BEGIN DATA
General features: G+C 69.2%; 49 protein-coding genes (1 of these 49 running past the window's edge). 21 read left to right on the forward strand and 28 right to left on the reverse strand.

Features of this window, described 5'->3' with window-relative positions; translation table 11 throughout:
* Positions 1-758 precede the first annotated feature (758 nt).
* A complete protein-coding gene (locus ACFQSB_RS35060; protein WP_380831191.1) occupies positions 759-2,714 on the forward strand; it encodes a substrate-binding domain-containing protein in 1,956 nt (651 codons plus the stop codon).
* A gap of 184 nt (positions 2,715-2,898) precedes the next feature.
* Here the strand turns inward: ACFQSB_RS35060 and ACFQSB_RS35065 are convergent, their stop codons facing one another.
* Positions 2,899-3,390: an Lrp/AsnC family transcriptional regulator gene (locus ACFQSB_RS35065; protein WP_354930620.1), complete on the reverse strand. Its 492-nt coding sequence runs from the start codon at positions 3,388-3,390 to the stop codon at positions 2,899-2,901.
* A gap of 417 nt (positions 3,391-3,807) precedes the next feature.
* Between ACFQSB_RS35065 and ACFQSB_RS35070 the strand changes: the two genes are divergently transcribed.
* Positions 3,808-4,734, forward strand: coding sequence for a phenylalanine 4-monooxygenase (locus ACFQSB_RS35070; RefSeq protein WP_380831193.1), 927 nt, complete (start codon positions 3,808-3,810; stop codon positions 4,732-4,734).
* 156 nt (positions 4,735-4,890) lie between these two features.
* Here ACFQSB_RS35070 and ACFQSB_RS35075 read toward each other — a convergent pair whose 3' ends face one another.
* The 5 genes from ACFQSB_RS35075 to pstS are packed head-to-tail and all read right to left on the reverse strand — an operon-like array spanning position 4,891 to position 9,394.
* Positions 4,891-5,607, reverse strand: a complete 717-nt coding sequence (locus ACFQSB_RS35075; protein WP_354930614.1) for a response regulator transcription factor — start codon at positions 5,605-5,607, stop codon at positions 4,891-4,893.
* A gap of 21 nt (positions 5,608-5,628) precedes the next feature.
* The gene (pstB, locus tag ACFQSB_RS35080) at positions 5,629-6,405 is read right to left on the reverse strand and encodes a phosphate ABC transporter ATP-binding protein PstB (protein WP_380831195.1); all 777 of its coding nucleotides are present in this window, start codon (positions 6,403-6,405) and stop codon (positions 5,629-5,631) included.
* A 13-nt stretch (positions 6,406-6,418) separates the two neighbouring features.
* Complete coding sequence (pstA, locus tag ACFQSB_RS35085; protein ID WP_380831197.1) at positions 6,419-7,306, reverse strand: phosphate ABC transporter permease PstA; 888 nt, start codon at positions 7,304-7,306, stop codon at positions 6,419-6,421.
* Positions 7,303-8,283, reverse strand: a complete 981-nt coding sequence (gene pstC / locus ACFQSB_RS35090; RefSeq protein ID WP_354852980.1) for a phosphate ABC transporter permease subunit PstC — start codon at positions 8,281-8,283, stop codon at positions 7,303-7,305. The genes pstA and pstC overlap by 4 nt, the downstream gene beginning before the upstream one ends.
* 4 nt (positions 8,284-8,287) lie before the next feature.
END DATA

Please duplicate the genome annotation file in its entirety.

General features: G+C 69.2%; 49 protein-coding genes (1 of these 49 running past the window's edge). 21 read left to right on the forward strand and 28 right to left on the reverse strand.

Features of this window, described 5'->3' with window-relative positions; translation table 11 throughout:
* Positions 1-758 precede the first annotated feature (758 nt).
* A complete protein-coding gene (locus ACFQSB_RS35060; protein WP_380831191.1) occupies positions 759-2,714 on the forward strand; it encodes a substrate-binding domain-containing protein in 1,956 nt (651 codons plus the stop codon).
* A gap of 184 nt (positions 2,715-2,898) precedes the next feature.
* Here the strand turns inward: ACFQSB_RS35060 and ACFQSB_RS35065 are convergent, their stop codons facing one another.
* Positions 2,899-3,390: an Lrp/AsnC family transcriptional regulator gene (locus ACFQSB_RS35065; protein WP_354930620.1), complete on the reverse strand. Its 492-nt coding sequence runs from the start codon at positions 3,388-3,390 to the stop codon at positions 2,899-2,901.
* A gap of 417 nt (positions 3,391-3,807) precedes the next feature.
* Between ACFQSB_RS35065 and ACFQSB_RS35070 the strand changes: the two genes are divergently transcribed.
* Positions 3,808-4,734, forward strand: coding sequence for a phenylalanine 4-monooxygenase (locus ACFQSB_RS35070; RefSeq protein WP_380831193.1), 927 nt, complete (start codon positions 3,808-3,810; stop codon positions 4,732-4,734).
* 156 nt (positions 4,735-4,890) lie between these two features.
* Here ACFQSB_RS35070 and ACFQSB_RS35075 read toward each other — a convergent pair whose 3' ends face one another.
* The 5 genes from ACFQSB_RS35075 to pstS are packed head-to-tail and all read right to left on the reverse strand — an operon-like array spanning position 4,891 to position 9,394.
* Positions 4,891-5,607, reverse strand: a complete 717-nt coding sequence (locus ACFQSB_RS35075; protein WP_354930614.1) for a response regulator transcription factor — start codon at positions 5,605-5,607, stop codon at positions 4,891-4,893.
* A gap of 21 nt (positions 5,608-5,628) precedes the next feature.
* The gene (pstB, locus tag ACFQSB_RS35080) at positions 5,629-6,405 is read right to left on the reverse strand and encodes a phosphate ABC transporter ATP-binding protein PstB (protein WP_380831195.1); all 777 of its coding nucleotides are present in this window, start codon (positions 6,403-6,405) and stop codon (positions 5,629-5,631) included.
* A 13-nt stretch (positions 6,406-6,418) separates the two neighbouring features.
* Complete coding sequence (pstA, locus tag ACFQSB_RS35085; protein ID WP_380831197.1) at positions 6,419-7,306, reverse strand: phosphate ABC transporter permease PstA; 888 nt, start codon at positions 7,304-7,306, stop codon at positions 6,419-6,421.
* Positions 7,303-8,283, reverse strand: a complete 981-nt coding sequence (gene pstC / locus ACFQSB_RS35090; RefSeq protein ID WP_354852980.1) for a phosphate ABC transporter permease subunit PstC — start codon at positions 8,281-8,283, stop codon at positions 7,303-7,305. The genes pstA and pstC overlap by 4 nt, the downstream gene beginning before the upstream one ends.
* 4 nt (positions 8,284-8,287) lie before the next feature.